You Didn’t Know


The city had quieted after the return of the heroes from the planes walker temple. Laden was struck by how loud the silence was after such celebration. He let his mind wander as he leaned against the remains of a building, waiting for his father. It was movement on the abandoned streets that pulled him out of his musings, and drew his gaze to a lone figure, a shadow. His eyes widened when the individual finally came into focus, pulling him off the evidence of his ruined city.

It was the inquisitive elf.

They called her the last planes walker.

But she didn’t look like she could walk the horizon. Her feet dragged through the streets, each step seemingly more difficult than the last, as if the motion was too much, but at the same time, she couldn’t stop. The dirt that rose up from her trek hung in the air before drifting to her and clinging.  Her face was obscured by her hair, red with blood, the dark color marked her face, the delicate column of her throat, and stained her armor.

She looked like a ghost.

And maybe she was, Laden thought, if she truly was the last of her people.

He hesitated. In the face of such grief, he felt small and insignificant. But, he still took that one step towards her, “Sariel.”

The woman paused, her head turning slowly, lifting to see him through the evidence of the battle she had survived, and what he saw there in her gaze made him freeze. “Are you…” The question died on his lips, it seemed…a stupid thing to ask when the answer was staring back at him. He swallowed roughly, “Thank you.”

“Don’t”, Sariel’s voice was hoarse and muted, nothing like the light almost lyrical sound of earlier. “Don’t thank me.”

Was all of this just leading to that room?

Her armor felt like it was pressing in on her, consuming her. Her next breath wouldn’t come.  Sariel pulled at her collar, the feeling of not being able to breath grew in intensity, and a soft sob escaped as her hands got more desperate, pulling at the buttons and the ties until the pressure was off her neck, and the front of her armor hung loosely open.

When she first put the armor on, it felt like purpose. It felt like… belonging.

Now, now It felt tight. It felt heavy. It felt wrong.

Before she really knew where she was going, she was in front of his door.


Silent tears forging a path through the dirt, the grime, and the blood. “Why?” Her voice broke on the question as she pressed her forehead against his door. The silence that met her sparked her rage, an emotion she had little experience with, her jaw tensed as her fingers curled into a fist. Even though the door was open, she hit it with as much force that was left in her body and it felt good to break something. It splintered under her abuse.  And when she hit Vardin’s door, she didn’t break her stride. Her mind beat like a second pulse, her desperation riding her as she tore through the already chaotic home of Vardin, and found nothing. Her foot connected with his desk in her anger dislodging the papers there and the words she had carved into the wood peeked out at her.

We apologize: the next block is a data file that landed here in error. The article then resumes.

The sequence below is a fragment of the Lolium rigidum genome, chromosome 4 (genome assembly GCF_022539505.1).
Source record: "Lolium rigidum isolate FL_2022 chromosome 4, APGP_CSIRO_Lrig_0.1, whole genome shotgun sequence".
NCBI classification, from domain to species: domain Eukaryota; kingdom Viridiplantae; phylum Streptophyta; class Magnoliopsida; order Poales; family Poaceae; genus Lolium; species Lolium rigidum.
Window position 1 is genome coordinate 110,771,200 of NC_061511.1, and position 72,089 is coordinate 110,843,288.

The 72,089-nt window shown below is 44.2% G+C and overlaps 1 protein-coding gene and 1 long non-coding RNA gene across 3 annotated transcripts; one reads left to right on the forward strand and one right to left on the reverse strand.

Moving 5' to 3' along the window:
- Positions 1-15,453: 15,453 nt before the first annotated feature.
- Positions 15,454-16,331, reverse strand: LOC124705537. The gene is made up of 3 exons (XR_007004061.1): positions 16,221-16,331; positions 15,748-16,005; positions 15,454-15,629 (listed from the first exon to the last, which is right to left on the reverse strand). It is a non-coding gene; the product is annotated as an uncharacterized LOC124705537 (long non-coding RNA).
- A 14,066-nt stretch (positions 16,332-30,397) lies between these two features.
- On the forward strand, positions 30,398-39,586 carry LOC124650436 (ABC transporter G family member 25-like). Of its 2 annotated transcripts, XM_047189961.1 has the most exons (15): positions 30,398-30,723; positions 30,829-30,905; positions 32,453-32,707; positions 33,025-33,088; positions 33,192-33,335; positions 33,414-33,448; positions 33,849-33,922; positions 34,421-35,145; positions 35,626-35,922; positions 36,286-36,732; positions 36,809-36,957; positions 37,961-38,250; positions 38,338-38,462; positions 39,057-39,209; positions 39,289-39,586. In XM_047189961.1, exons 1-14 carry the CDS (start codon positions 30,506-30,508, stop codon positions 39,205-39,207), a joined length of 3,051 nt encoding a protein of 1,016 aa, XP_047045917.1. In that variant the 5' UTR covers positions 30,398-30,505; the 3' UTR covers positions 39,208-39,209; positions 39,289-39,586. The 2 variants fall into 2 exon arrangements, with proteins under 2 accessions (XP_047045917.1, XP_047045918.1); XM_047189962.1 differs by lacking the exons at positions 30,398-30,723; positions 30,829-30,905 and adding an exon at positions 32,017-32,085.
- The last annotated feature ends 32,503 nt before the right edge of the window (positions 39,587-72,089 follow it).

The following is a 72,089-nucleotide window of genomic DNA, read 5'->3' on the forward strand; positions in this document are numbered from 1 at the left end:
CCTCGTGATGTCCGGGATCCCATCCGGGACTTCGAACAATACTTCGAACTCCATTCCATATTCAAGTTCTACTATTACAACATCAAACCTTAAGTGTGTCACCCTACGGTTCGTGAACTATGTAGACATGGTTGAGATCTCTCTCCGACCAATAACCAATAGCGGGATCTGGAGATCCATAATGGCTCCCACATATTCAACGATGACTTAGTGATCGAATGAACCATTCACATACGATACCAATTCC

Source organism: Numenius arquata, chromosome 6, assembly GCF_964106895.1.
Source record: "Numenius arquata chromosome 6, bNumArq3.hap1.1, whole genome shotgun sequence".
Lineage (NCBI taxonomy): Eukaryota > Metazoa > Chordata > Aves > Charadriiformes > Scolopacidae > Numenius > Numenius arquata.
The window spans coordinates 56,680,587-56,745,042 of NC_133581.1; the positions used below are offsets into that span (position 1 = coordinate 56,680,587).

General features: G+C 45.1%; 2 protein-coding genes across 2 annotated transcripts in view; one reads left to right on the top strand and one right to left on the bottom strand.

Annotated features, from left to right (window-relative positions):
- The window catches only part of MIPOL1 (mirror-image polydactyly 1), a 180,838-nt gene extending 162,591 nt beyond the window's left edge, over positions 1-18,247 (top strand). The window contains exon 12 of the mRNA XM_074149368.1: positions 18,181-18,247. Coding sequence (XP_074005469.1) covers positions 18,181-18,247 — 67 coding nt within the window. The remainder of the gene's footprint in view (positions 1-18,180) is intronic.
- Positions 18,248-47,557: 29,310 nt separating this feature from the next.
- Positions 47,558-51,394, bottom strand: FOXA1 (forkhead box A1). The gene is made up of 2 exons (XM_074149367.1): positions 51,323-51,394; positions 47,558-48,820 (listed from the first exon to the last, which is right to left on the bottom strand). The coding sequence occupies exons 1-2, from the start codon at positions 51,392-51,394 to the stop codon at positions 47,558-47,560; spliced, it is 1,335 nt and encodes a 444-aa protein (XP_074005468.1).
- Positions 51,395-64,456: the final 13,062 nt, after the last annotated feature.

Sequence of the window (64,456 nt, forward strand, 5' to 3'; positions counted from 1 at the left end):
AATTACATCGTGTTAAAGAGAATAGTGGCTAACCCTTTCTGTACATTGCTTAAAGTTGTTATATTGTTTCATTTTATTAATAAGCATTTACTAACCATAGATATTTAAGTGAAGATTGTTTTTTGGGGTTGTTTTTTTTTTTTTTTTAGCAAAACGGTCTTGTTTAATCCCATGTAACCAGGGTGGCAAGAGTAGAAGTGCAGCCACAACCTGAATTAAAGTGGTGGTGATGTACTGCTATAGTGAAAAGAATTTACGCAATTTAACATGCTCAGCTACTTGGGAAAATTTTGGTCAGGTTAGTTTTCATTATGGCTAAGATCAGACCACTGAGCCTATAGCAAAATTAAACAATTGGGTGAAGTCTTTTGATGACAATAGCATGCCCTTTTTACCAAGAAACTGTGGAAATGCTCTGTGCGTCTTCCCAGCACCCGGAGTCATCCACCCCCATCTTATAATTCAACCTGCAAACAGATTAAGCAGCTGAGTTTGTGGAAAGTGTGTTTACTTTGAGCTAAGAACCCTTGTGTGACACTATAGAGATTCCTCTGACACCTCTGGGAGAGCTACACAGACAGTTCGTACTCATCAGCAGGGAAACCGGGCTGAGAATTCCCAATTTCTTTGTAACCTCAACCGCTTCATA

May you walk the horizon.

Sariel bared her teeth, her voice breaking as she yelled, “Why didn’t you tell me?” When she once again met with silence, it bent in on her, tried to pressed into the loud chaos that was Sariel Nallo.

“I won’t do it!” She screamed as she backed away from his desk, away from the silence, and even though the sound of her grief colored her voice, the denial was stronger, “I won’t!”

Sariel’s back crashed into the wall, hard enough that her breath left her in a rush. The words were stilted as each got trapped insider her before being forced out into the world, “It didn’t look like that in your mind.” Her head dropped, watching as her chest rose and fell with each desperate inhale. She squeezed her eyes shut. “It didn’t look like that.” And the words were so very quiet like they were some fragile thing easily broken. And perhaps they were, because it the next moment, her breathing stopped as her head snapped up, her eyes distant. “It didn’t look like that.”

A laughed escaped her but once Sariel started, she couldn’t stop. The hysterical sounds that left her were not of joy or even relief. The laughter was edged with panic. She slowly slid down onto the floor. She didn’t know how long she stayed like that laughing incoherently, but soon the silence was back. Her voice cut through the quiet, small and raw, but somehow it challenged the utter silence of the room.

“You didn’t know.”

Eliza Neil
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